web analytics
April 21, 2015 / 2 Iyar, 5775
At a Glance
Sections
Sponsored Post


Social Skills Around The Clock

Schonfeld-051812

7am: The Morning Rush

“CHAIM!”

“Hmm…”

“Let’s go. Get out of bed. You are already ten minutes late.”

“I’m coming.”

“That’s what you always say, but why aren’t you dressed yet? And where is your backpack?”

“Oh, right.”

“Chaim!”

The alarm clock rings and Chaim pulls his pillow over his head to stifle the screeching noise. Mornings are Chaim’s least favorite part of the day; they always end in someone yelling. In truth, mornings are difficult for most of us, but particularly so for those who struggle with basic skills that are labeled “executive function” skills.

Executive Function Disorder

In order to recognize Executive Function Disorder, it is important to understand what executive skills are. Among the individual skills that allow people to self-regulate are:

Planning: the ability to create a roadmap to reach a goal. This also includes the ability to focus only on what is important.

Organization: the ability to keep track of multiple sets of information and materials.

Time management: the ability to understand how much time one has, and to figure out how to divide it in order to meet a goal.

Working memory: the ability to hold information in mind even while performing other tasks.

Metacognition: the ability to self-monitor and recognize when you are doing something poorly or well.

Response inhibition: the ability to think before you speak or act.

Sustained attention: the ability to attend to a situation or task in spite of distraction, fatigue or boredom.

People who suffer from Executive Function Disorder lack many of these abilities. This can lead to persistent lateness, impulsive behavior, and the inability to complete any task completely.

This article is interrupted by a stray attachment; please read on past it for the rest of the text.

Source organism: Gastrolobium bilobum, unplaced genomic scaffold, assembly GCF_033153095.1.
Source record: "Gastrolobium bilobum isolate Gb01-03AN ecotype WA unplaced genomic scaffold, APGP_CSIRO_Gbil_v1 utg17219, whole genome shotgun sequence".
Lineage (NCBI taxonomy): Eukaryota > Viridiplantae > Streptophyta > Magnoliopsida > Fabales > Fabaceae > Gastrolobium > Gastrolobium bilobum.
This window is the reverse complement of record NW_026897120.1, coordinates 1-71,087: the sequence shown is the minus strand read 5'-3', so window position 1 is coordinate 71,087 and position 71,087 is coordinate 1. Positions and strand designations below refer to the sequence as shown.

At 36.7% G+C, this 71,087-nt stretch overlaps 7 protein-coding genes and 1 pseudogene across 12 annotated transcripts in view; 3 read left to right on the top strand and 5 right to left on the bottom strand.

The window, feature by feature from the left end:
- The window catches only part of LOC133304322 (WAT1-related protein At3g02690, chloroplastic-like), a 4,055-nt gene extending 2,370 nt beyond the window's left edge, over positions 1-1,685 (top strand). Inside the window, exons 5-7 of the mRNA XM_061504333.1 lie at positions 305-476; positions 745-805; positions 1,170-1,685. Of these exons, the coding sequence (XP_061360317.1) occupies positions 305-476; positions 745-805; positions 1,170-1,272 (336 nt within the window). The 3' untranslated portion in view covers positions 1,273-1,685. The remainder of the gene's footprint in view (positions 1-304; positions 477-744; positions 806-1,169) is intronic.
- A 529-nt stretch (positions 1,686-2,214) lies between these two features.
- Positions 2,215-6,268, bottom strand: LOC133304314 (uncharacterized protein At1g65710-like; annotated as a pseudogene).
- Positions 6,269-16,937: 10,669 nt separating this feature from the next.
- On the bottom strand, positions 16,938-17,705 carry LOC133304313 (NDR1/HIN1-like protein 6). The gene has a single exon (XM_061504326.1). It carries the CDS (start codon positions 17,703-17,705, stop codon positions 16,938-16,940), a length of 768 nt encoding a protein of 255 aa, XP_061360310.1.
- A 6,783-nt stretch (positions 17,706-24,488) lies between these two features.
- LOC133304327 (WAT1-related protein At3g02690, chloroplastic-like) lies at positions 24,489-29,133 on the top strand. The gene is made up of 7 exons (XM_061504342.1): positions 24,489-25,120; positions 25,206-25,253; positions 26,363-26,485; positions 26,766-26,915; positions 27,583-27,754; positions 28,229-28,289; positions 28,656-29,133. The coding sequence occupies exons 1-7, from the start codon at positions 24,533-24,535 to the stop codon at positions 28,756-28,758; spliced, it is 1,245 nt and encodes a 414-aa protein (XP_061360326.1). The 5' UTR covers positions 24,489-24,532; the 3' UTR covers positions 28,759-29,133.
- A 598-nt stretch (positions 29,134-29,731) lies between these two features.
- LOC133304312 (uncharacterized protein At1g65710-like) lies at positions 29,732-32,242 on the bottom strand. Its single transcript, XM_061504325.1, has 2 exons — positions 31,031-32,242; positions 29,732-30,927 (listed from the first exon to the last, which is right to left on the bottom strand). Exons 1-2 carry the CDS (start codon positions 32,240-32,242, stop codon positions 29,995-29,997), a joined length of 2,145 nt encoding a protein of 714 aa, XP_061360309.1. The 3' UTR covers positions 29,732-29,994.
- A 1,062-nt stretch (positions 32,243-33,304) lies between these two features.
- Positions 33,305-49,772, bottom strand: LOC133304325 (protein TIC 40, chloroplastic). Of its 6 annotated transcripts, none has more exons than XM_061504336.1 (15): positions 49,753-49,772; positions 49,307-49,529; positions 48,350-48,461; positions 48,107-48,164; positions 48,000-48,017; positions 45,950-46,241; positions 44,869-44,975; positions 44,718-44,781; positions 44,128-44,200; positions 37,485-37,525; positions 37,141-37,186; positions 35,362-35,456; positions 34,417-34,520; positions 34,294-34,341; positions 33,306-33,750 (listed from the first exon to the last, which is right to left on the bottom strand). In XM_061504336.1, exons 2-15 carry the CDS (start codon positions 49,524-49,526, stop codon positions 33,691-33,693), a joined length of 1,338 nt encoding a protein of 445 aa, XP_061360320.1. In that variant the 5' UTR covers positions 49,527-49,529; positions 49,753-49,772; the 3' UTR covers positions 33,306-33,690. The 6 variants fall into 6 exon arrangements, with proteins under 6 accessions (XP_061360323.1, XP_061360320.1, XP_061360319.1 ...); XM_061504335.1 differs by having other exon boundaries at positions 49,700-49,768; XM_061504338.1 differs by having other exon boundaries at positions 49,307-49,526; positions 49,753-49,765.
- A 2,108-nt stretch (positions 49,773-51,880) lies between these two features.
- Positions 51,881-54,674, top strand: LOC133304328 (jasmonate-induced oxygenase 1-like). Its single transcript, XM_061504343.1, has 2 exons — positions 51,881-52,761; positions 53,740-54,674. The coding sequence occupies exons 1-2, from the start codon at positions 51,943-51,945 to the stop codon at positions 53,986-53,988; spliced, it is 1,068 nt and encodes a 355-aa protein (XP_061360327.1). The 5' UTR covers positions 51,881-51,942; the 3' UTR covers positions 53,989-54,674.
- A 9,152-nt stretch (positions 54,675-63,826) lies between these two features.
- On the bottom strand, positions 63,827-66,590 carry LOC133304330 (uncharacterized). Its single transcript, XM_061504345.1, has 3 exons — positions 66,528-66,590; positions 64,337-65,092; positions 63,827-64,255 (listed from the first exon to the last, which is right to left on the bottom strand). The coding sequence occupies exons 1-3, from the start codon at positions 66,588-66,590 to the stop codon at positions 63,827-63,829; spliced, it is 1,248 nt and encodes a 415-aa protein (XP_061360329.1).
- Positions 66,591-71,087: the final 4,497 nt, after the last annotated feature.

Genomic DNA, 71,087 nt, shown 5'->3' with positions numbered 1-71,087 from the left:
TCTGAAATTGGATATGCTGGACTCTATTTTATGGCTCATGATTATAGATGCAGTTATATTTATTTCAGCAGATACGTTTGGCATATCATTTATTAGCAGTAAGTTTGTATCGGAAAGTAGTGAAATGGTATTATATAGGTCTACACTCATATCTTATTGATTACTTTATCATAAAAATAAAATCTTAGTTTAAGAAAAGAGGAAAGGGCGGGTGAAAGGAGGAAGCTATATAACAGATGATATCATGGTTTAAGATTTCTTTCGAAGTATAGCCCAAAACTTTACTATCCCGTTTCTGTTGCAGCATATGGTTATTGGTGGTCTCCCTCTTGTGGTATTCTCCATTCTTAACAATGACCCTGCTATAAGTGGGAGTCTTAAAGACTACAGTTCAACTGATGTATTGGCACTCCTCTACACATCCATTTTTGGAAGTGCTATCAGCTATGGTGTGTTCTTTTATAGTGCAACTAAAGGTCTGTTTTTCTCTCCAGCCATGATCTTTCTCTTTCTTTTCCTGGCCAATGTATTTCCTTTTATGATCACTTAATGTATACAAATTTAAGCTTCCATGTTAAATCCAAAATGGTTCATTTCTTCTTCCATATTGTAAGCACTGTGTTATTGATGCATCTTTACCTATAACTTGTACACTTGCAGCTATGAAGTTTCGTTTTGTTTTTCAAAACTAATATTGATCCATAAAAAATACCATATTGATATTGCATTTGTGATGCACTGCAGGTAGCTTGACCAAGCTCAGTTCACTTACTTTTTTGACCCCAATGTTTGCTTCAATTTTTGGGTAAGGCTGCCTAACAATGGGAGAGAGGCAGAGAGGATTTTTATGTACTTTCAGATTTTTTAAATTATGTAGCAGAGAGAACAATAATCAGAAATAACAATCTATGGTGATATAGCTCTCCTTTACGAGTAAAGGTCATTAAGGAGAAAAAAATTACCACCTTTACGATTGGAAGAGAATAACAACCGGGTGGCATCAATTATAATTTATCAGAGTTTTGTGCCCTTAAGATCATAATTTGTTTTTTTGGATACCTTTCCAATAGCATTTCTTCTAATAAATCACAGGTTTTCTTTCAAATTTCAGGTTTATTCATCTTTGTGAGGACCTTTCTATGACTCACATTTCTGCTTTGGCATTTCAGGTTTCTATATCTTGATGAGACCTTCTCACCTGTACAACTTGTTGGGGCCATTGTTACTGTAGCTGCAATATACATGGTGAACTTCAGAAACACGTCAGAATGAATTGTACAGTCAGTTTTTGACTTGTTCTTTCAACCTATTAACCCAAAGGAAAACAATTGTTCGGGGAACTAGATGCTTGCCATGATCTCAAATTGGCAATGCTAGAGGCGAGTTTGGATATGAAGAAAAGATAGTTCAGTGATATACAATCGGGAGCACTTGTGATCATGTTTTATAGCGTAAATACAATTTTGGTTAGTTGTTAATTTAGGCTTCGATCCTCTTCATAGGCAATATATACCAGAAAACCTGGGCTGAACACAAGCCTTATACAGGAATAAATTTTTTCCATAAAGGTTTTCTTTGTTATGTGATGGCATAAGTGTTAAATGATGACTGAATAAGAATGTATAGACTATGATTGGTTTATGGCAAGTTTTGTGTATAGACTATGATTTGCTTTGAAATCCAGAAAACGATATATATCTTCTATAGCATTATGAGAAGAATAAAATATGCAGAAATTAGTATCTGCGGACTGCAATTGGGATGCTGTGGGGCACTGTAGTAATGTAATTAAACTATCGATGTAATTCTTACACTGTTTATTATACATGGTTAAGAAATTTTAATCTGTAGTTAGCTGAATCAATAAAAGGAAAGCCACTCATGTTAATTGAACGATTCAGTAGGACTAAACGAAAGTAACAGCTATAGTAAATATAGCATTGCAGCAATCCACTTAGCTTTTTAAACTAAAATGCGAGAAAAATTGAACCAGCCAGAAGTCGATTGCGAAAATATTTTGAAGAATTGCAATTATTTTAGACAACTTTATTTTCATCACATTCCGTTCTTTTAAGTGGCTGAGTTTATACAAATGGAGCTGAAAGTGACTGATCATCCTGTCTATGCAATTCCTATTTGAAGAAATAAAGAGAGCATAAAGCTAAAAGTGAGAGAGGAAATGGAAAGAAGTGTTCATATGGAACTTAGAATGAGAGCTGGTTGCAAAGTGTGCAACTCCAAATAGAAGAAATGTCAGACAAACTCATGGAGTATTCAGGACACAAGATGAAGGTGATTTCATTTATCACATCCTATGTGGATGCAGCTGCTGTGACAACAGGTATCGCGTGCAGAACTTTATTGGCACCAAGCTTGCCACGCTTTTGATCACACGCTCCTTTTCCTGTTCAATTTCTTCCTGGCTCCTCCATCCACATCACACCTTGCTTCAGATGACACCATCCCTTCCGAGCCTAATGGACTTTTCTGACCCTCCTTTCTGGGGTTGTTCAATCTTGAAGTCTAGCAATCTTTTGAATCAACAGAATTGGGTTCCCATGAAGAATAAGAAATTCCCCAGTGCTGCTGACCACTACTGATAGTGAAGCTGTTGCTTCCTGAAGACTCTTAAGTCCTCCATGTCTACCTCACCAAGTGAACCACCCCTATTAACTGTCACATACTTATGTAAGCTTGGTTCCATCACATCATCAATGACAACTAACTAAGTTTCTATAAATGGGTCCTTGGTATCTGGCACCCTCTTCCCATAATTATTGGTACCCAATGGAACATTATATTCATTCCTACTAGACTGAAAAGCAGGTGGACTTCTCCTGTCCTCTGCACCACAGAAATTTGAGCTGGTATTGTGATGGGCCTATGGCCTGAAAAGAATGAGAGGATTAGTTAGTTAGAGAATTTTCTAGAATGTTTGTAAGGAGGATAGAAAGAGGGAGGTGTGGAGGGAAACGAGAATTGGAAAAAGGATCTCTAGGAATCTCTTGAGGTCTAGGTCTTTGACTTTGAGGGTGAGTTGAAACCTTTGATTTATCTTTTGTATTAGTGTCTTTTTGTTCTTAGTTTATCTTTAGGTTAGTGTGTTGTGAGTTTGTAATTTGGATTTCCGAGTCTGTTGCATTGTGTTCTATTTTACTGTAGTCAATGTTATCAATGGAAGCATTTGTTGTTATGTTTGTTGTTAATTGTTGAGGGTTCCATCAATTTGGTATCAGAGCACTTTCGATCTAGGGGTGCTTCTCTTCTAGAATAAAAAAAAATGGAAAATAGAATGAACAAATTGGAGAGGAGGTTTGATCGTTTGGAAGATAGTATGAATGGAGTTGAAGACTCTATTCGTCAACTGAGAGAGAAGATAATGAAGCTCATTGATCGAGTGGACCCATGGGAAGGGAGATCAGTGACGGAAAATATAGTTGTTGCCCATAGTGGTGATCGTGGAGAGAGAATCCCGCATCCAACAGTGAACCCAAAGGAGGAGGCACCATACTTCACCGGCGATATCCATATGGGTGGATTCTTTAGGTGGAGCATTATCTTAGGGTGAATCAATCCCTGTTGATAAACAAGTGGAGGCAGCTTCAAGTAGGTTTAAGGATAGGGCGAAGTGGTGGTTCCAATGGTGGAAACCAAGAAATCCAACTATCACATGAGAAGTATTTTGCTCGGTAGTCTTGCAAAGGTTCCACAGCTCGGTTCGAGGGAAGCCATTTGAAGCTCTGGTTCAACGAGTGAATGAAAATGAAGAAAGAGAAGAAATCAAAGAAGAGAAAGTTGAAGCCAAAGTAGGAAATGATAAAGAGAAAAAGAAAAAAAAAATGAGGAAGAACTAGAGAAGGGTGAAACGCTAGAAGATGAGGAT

Solutions

In the book, Executive Skills in Children and Adolescents: A Practical Guide to Assessment and Intervention, the authors suggest a hands-on approach when dealing with children. This step-by-step method is formulated to help children develop the skills they need to successfully finish their schoolwork and function as competent adults in the workforce:

Step 1: Describe the problem behaviors, which might be not following the morning routines on schooldays or forgetting to hand in homework assignments. Be as specific as possible when describing the problem behavior – talk about the action – not the child.

Step 2: Set a goal, which should relate directly to the problem behavior. For example, if the problem behavior is not following morning routines, then the goal should be, “Ezra will get up, say modeh ani, brush his teeth, get dressed and eat breakfast.”

Step 3: Establish a procedure or set of steps to reach the goal, which is usually done by creating a checklist. The visual information on the checklist can help reorient your child towards the task at hand.

Step 4: Supervise the child following the procedure – especially at the beginning. Some supervisory steps include: reminding the child to begin the procedure; prompting the child to continue with each step; observing the child as each step is performed; providing feedback to help improve performance and praising the child when each step is completed successfully

Step 5: Evaluate process and make changes if necessary. Once you see your child run through the procedure, you might notice the moments where he gets caught up. During this step, you can modify the procedure to prevent those breakdowns.

Step 6: Fade the supervisionwhen your child gets the hang of the procedure. This does not mean you should take away the checklist or your praise, but instead, attempt to allow the procedure to run its course without your reminders.

10:30am: Recess

“We need another person to play kickball.”

“Well, we could ask Chaim.”

“Nah, he’d just say no.”

“Or, maybe he would wander off in the middle.”

“Maybe we should just play something else.”

Making it through the morning rush and the bulk of his Hebrew classes, Chaim’s class finally had morning recess. For most of the class, recess was the best time of the day, but for Chaim, recess was the most dreaded. Instead of participating in sports like the other children, Chaim wandered aimlessly around the yard. After three years, his classmates recognized that Chaim was not completely like them. While they had originally tried to get him to join in their games, now they left him alone.

Non-Verbal Communication

In reality, Chaim’s problem came down to his inability to read non-verbal cues. Here are some instances of positive non-verbal communication: